Friday, June 22, 2012

Trousertastic - Trouser Refashioning Tips

It's fair to say I'm developing a bit of an obsession with refashioning thrifted jeans and trousers. The light tan and baby blue pairs below were used in heavy rotation during Me Made May, and it made me realise that a few more pairs of narrow cropped jeans would be a welcome addition to my arsenal of wardrobe basics. Enter stage left the dove grey pair (my current faves!) and second from right, the softest pair of khaki jeans I've ever found. (The hems are actually even I promise. It's just the weird way I have of standing in photos!)
I managed to refashion both pairs one afternoon last week whilst Elliott was at pre school, and both pairs have been worn and laundered 2 or 3 times already......

As I was refashioning away, it occurred to me that although I've covered trouser refashioning here and here before, there are a few details of how I go about it that I hadn't quite covered in previous posts. So I thought I'd share a few tips that I've developed that make this type of refashion (narrowing and cropping jeans or trousers that already fit in the waist/hips) super quick and hassle free.

Firstly, establishing where to take jeans in is worthy of some consideration. Jeans in particular will often have a Flat Fell Seam on either the inner or outer leg seams, and sometimes (though rarely) on both. Taking jeans in along a flat fell seam, in my humble opinion, is one of those "life is just to short for that kinda faff" situations. In order to blend the new seam with the old, you'd have to unpick and press flat the entire flat fell seam and re-sew it once you've finished. (Unless someone has some stroke of genius to share then I'm all ears and would be very happy to be proven wrong!) I always take mine in along the standard straight seam. Whether that be on the inner or outer seam, I let the existing construction dictate to me which will be the simplest seam to sew....

In order to sew and blend the new seam cleanly, I like to press it completely flat. The existing hem prevents me from doing that....

So I lop it off....

I mark where I want my new seam allowance to be, (see here and here for how to establish that) and sew a straight stitch along my chalk line....

Followed by a zig zag stitch right next to it....

This part is pretty important in ensuring the new seam blends seamlessly with the old once you turn the jeans/trousers right side out again. As I approach the point where the new seam is about to intersect with the old,  I gradually reduce the angle between the two as I am sewing. Once my new line of stitching meets the old seam line, I'll continue sewing completely in line with the old seam for a fraction of an inch, before gradually running my new line of stitching off into the seam allowance. Exactly the same principle applies when sewing the zig zag too  (you can just about make out the new zig zag where it meets the original overlocked seam finish)...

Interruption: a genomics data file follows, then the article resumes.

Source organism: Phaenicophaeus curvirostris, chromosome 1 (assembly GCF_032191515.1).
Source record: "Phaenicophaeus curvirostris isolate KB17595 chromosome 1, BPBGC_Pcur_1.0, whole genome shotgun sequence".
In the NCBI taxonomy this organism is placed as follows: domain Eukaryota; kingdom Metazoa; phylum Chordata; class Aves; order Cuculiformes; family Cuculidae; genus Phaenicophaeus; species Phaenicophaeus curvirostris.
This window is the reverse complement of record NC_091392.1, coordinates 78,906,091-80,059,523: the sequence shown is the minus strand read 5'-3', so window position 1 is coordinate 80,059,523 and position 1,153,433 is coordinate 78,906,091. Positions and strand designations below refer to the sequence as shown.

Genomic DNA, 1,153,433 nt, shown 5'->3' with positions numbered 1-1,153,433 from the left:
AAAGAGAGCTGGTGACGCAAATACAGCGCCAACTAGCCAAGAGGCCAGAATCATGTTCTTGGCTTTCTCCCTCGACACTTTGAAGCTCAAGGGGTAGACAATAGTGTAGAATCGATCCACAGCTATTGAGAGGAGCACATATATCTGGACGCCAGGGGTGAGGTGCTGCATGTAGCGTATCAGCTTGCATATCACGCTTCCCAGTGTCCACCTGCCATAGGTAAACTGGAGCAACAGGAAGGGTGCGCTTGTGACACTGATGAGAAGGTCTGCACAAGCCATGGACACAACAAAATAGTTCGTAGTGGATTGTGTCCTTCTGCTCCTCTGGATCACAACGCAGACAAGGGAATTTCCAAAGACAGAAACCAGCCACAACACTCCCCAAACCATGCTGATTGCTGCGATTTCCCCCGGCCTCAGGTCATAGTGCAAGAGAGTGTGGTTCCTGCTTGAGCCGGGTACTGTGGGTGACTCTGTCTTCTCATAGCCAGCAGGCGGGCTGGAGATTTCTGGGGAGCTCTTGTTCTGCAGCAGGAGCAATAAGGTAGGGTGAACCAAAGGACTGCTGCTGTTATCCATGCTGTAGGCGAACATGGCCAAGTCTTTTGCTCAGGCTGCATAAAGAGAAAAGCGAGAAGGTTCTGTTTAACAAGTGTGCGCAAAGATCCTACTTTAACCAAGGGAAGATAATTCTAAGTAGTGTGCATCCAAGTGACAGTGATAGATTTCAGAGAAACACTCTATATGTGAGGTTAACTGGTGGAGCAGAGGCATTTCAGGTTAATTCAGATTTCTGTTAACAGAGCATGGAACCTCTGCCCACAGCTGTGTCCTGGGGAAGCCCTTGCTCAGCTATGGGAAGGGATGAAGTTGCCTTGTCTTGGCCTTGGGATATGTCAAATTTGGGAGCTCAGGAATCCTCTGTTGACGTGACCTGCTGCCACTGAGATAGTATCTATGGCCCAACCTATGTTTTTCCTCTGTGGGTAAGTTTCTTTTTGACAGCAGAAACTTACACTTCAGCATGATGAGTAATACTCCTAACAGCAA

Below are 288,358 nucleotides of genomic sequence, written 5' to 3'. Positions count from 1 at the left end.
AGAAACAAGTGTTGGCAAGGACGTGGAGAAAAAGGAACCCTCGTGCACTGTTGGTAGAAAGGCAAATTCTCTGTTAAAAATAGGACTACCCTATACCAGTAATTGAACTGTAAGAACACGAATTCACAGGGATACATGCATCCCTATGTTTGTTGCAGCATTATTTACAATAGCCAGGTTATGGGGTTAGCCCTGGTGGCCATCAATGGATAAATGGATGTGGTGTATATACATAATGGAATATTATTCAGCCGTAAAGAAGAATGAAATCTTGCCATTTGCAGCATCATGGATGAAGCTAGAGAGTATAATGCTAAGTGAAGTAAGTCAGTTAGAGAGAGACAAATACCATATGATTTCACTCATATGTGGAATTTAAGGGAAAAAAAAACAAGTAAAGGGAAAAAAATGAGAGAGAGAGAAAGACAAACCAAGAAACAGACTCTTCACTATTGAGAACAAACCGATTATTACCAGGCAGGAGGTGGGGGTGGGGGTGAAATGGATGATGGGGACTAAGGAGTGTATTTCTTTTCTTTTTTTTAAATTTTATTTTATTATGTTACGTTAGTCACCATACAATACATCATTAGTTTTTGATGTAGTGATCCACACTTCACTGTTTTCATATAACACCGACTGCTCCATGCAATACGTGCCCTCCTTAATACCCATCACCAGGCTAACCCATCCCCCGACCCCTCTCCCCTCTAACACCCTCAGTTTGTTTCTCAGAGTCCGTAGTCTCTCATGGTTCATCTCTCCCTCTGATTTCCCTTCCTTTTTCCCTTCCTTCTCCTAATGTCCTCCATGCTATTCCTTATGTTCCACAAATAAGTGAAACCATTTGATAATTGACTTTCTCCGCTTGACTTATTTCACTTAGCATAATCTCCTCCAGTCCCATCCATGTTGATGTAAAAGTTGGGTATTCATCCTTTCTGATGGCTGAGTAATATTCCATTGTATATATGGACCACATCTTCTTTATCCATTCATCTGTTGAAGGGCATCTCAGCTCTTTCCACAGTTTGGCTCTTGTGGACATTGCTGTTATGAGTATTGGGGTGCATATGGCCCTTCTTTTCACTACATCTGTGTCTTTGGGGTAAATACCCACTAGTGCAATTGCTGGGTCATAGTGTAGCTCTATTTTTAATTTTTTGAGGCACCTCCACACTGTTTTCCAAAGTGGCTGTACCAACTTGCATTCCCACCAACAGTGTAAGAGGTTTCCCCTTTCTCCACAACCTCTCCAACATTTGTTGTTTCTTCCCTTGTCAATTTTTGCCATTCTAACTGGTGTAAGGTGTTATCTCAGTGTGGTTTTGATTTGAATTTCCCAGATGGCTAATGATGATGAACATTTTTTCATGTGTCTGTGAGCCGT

Then simply trim off the excess close to the new zig zag line...

Turn right side out, press the length of the new seam line on a sleeve board or pressing mitt (I find the pressing mitt works best, with my arm up inside the trouser leg, gradually working my way along the seam). Then all that remains to be done is hem them to the desired length.
This type of refashion usually takes me about 40 mins per pair. So, easy to squeeze in between toddler taming sessions as a means of staying sane!


4 comments :

  1. great tip - i would never have thought of this - thanks! that is definitely a great style of trouser on you.

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  2. This is so helpful! Thanks! I have a pair of trousers I pinned and was going to refashion, then set them aside after I saw the felled seam. I'll crack into them this weekend!

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  3. Ahhhh, you only adjust one seam to avoid the flat fell seam......I too agree lifes too short for unpicking esp flat felled seams but did rather a clumsy 'blend' on the offending f.f seam as well as taking in the more straightforward standard seam. Thanks for enlightening me too x

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  4. Great post. I have recently done the same to a couple of pairs of jeans which had been destined for the charity shop until I decided to re-fashion them. The jeans were bootcut but they had shrunk slightly in the length so they sort of hung half mast and looked rather strange! They have now had a new lease of life as cropped narrow jeans for brighter days. I couldn't agree more about only taking them in on the one seam.

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